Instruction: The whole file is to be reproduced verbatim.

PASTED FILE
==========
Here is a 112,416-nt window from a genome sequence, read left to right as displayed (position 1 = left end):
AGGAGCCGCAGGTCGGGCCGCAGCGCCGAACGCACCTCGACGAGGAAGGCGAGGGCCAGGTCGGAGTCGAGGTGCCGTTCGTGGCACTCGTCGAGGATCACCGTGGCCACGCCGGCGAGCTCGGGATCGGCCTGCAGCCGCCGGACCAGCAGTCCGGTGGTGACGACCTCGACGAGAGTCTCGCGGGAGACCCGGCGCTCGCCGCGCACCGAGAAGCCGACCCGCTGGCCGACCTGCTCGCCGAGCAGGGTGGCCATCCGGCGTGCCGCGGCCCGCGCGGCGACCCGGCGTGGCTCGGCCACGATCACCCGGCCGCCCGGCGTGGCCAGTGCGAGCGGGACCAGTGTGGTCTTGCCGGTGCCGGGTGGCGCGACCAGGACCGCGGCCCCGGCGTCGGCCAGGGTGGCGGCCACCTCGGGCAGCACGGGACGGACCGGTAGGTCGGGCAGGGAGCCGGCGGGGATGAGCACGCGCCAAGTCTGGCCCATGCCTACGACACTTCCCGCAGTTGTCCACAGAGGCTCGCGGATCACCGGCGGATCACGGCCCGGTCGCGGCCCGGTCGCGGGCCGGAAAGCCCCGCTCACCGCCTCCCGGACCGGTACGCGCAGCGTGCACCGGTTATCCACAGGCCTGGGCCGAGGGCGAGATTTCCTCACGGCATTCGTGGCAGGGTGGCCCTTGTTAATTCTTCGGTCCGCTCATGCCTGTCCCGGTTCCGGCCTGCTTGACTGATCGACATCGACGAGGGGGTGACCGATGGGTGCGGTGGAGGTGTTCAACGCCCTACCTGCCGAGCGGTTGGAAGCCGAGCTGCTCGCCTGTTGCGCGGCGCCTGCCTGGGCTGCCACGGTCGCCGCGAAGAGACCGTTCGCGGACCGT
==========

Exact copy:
Here is a 112,416-nt window from a genome sequence, read left to right as displayed (position 1 = left end):
AGGAGCCGCAGGTCGGGCCGCAGCGCCGAACGCACCTCGACGAGGAAGGCGAGGGCCAGGTCGGAGTCGAGGTGCCGTTCGTGGCACTCGTCGAGGATCACCGTGGCCACGCCGGCGAGCTCGGGATCGGCCTGCAGCCGCCGGACCAGCAGTCCGGTGGTGACGACCTCGACGAGAGTCTCGCGGGAGACCCGGCGCTCGCCGCGCACCGAGAAGCCGACCCGCTGGCCGACCTGCTCGCCGAGCAGGGTGGCCATCCGGCGTGCCGCGGCCCGCGCGGCGACCCGGCGTGGCTCGGCCACGATCACCCGGCCGCCCGGCGTGGCCAGTGCGAGCGGGACCAGTGTGGTCTTGCCGGTGCCGGGTGGCGCGACCAGGACCGCGGCCCCGGCGTCGGCCAGGGTGGCGGCCACCTCGGGCAGCACGGGACGGACCGGTAGGTCGGGCAGGGAGCCGGCGGGGATGAGCACGCGCCAAGTCTGGCCCATGCCTACGACACTTCCCGCAGTTGTCCACAGAGGCTCGCGGATCACCGGCGGATCACGGCCCGGTCGCGGCCCGGTCGCGGGCCGGAAAGCCCCGCTCACCGCCTCCCGGACCGGTACGCGCAGCGTGCACCGGTTATCCACAGGCCTGGGCCGAGGGCGAGATTTCCTCACGGCATTCGTGGCAGGGTGGCCCTTGTTAATTCTTCGGTCCGCTCATGCCTGTCCCGGTTCCGGCCTGCTTGACTGATCGACATCGACGAGGGGGTGACCGATGGGTGCGGTGGAGGTGTTCAACGCCCTACCTGCCGAGCGGTTGGAAGCCGAGCTGCTCGCCTGTTGCGCGGCGCCTGCCTGGGCTGCCACGGTCGCCGCGAAGAGACCGTTCGCGGACCGT